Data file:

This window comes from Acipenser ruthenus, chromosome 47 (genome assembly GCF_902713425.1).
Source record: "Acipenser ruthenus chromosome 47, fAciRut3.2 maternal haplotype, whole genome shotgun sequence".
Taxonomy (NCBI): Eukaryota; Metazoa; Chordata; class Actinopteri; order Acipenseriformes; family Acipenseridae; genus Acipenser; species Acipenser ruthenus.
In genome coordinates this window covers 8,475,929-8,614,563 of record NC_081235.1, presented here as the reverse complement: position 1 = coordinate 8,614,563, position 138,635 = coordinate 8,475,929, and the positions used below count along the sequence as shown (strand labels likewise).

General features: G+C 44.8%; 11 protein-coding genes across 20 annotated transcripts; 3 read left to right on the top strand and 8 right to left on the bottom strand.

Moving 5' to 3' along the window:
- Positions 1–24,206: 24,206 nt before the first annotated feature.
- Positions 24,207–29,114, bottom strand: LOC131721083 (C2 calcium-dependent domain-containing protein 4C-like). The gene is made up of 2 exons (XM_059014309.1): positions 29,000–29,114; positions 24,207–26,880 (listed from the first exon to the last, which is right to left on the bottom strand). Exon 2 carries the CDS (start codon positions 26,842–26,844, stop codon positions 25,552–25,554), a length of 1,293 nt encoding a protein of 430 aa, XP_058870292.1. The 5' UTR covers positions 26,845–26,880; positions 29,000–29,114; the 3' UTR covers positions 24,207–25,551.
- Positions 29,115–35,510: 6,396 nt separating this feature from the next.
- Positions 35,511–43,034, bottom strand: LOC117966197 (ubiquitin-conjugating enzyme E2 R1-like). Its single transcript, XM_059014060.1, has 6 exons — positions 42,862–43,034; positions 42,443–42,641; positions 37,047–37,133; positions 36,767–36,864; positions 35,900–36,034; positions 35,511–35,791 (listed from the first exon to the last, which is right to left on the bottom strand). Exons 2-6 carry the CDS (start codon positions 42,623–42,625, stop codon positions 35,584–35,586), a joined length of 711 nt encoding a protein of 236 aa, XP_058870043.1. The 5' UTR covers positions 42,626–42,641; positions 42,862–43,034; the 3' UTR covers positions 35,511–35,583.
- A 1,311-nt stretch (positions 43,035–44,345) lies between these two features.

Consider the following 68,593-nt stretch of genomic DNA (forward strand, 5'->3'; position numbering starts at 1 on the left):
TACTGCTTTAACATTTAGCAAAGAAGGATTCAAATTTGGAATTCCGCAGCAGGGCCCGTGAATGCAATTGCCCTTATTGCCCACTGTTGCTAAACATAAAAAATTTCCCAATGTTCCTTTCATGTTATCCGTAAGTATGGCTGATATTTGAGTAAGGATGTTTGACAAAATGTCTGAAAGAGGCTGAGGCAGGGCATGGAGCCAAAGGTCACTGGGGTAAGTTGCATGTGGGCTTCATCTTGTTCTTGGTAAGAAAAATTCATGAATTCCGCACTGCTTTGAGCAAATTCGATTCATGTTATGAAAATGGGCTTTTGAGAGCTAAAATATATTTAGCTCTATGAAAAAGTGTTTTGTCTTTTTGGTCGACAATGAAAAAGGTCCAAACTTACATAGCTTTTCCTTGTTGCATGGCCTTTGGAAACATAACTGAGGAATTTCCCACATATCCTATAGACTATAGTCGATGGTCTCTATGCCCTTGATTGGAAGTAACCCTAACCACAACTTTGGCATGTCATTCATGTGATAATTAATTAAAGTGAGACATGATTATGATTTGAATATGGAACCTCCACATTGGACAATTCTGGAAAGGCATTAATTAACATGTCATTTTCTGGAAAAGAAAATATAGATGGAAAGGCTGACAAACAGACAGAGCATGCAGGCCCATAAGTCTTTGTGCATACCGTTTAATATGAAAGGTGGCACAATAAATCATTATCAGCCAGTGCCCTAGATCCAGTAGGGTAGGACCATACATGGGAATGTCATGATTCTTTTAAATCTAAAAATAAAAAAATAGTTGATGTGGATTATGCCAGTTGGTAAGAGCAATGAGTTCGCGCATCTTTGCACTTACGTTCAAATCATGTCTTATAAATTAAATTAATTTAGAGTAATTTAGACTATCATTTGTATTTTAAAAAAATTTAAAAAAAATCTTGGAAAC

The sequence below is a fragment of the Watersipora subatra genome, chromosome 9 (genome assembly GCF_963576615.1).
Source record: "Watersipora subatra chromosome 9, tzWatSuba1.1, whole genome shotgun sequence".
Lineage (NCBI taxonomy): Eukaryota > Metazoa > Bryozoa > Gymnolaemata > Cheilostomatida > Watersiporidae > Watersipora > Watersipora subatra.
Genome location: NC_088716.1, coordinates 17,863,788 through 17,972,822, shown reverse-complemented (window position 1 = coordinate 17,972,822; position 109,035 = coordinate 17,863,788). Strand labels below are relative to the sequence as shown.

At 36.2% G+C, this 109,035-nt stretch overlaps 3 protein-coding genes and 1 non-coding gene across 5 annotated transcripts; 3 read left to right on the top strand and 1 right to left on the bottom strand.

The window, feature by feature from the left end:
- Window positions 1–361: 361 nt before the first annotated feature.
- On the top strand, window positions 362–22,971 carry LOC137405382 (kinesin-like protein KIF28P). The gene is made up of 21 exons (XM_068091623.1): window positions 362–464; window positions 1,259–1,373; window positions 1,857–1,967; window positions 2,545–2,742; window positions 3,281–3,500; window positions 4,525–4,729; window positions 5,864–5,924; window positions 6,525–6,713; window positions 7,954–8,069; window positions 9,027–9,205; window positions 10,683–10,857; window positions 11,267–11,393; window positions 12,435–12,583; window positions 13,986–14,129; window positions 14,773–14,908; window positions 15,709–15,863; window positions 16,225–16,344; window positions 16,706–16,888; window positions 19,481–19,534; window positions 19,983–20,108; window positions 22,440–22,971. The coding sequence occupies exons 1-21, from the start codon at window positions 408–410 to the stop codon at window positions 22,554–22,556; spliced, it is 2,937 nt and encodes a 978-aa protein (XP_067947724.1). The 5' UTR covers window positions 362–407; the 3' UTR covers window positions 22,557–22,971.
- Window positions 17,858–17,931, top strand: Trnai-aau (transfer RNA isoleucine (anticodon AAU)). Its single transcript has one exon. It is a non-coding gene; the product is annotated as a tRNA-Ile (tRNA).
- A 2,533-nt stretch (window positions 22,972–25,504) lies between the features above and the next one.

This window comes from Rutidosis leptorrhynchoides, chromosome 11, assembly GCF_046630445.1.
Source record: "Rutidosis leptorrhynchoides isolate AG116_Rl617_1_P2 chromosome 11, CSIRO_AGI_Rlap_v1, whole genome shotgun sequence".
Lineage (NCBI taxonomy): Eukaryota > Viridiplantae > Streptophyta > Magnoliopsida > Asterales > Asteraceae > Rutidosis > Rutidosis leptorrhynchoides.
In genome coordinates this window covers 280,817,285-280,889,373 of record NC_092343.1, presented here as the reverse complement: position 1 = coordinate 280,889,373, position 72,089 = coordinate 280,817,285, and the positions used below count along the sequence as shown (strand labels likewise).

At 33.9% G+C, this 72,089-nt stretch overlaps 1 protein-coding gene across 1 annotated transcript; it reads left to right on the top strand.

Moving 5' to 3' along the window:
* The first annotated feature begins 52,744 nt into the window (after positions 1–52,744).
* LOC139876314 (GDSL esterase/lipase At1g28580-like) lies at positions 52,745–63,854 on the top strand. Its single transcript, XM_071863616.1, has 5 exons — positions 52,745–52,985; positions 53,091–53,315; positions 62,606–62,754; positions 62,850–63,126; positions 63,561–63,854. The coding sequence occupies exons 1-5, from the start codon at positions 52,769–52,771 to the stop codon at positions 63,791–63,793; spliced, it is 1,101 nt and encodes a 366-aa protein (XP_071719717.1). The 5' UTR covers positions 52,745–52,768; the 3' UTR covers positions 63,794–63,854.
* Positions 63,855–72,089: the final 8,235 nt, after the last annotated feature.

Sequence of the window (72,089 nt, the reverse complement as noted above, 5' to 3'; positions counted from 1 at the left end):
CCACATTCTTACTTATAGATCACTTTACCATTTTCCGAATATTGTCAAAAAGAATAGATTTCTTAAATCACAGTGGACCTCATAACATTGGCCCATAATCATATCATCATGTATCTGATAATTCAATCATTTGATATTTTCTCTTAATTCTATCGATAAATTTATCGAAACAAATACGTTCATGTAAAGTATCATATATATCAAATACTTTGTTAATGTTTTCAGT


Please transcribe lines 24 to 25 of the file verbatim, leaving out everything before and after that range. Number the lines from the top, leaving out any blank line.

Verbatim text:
This window comes from Rutidosis leptorrhynchoides, chromosome 11, assembly GCF_046630445.1.
Source record: "Rutidosis leptorrhynchoides isolate AG116_Rl617_1_P2 chromosome 11, CSIRO_AGI_Rlap_v1, whole genome shotgun sequence".